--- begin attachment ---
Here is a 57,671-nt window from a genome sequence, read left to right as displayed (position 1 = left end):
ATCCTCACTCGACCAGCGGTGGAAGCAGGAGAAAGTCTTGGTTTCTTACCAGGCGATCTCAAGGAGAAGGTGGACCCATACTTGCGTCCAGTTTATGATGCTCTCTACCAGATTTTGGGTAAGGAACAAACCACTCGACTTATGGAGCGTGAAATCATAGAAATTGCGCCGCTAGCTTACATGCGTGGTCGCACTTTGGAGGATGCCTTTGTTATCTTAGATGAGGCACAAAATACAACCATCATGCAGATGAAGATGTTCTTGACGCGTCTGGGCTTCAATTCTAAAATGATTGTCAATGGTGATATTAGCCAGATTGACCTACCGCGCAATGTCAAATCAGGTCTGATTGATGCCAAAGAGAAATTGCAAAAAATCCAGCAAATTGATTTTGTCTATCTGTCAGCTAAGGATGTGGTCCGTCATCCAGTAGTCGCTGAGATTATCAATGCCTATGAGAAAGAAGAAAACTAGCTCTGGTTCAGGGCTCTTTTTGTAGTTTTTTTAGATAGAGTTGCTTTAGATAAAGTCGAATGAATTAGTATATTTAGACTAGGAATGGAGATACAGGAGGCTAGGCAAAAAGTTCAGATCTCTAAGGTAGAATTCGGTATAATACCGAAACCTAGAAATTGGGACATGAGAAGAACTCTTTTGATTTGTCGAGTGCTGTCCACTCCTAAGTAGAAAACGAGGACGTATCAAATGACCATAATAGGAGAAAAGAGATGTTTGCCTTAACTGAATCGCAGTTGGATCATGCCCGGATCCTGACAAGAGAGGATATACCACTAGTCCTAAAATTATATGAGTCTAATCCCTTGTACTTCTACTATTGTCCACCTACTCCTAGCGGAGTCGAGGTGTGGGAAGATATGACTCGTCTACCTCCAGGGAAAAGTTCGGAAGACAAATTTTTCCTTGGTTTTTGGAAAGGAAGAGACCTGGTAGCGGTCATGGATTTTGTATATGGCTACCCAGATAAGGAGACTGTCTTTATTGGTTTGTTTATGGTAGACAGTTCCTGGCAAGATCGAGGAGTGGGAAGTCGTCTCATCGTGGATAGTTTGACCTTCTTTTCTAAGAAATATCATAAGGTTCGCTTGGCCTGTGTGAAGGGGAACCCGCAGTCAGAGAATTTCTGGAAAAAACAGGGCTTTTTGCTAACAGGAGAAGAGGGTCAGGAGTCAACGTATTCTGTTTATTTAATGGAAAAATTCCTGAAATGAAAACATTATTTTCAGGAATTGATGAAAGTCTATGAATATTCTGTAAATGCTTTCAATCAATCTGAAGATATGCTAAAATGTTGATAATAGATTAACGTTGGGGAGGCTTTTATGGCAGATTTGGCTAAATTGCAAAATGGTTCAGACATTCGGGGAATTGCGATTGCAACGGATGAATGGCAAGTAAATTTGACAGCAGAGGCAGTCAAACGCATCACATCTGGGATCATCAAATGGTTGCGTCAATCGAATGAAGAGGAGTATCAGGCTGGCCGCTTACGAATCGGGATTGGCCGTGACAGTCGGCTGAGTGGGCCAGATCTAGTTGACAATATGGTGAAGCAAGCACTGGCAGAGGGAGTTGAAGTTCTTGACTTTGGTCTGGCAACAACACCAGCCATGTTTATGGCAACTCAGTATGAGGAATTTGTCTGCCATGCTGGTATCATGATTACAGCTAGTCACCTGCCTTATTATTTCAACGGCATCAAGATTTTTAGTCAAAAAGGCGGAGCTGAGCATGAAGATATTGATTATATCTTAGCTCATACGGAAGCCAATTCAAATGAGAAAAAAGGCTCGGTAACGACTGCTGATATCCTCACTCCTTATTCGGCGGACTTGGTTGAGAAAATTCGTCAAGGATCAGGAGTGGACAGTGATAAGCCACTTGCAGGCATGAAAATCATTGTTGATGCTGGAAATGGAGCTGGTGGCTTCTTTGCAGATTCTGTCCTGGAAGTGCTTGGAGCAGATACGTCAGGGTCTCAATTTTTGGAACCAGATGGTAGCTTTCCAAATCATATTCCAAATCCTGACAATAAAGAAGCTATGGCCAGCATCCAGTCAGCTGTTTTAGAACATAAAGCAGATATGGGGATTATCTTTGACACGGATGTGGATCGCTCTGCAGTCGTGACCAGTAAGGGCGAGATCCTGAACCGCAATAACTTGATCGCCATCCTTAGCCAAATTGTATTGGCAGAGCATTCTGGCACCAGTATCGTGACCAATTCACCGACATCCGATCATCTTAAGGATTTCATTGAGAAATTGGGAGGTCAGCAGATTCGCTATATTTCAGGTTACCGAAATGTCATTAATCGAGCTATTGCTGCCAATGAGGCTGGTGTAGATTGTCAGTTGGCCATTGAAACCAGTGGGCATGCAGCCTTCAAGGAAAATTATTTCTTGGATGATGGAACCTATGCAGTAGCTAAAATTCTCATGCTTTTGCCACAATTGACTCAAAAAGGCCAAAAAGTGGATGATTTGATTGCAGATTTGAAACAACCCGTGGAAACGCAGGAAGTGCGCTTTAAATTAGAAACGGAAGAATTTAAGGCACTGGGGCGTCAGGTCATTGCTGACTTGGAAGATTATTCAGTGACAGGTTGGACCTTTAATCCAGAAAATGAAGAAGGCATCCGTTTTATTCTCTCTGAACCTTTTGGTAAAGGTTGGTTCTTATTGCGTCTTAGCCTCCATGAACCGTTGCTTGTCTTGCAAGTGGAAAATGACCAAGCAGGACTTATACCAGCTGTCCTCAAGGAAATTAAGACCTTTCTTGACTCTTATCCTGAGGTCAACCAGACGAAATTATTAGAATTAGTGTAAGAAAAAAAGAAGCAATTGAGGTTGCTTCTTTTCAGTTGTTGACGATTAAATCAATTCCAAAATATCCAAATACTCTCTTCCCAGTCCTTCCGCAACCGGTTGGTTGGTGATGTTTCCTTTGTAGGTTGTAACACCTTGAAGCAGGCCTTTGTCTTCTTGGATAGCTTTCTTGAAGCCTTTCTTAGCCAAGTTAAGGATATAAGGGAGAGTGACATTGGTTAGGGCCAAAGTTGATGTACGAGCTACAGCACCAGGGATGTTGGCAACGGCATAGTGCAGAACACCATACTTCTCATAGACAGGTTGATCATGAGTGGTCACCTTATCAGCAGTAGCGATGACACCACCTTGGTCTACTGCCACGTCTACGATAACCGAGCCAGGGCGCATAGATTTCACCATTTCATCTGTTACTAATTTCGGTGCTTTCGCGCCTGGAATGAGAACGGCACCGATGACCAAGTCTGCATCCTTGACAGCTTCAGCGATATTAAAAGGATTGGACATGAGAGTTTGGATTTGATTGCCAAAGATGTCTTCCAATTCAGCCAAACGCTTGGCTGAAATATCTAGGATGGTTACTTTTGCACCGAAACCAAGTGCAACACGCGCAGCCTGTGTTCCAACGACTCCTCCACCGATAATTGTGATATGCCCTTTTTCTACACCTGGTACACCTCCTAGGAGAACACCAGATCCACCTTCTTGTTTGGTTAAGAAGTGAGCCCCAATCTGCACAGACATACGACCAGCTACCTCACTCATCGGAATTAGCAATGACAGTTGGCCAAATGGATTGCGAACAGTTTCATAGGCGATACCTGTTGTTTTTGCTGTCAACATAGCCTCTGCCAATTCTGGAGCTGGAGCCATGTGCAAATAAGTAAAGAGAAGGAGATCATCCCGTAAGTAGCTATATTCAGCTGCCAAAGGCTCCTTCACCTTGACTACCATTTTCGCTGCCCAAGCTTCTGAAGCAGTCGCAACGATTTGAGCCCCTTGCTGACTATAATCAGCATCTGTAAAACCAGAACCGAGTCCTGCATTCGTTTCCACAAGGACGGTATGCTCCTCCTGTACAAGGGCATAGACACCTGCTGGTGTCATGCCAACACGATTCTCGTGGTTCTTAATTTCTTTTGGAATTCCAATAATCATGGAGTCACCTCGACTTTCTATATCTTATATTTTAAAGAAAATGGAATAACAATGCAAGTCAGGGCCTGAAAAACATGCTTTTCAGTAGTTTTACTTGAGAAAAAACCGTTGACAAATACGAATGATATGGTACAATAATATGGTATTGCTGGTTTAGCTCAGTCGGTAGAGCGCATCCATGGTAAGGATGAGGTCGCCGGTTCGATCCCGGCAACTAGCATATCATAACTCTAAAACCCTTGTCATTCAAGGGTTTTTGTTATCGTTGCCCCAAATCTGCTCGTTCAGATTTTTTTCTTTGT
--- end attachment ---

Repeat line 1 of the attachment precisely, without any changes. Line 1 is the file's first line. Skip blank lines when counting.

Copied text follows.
Here is a 57,671-nt window from a genome sequence, read left to right as displayed (position 1 = left end):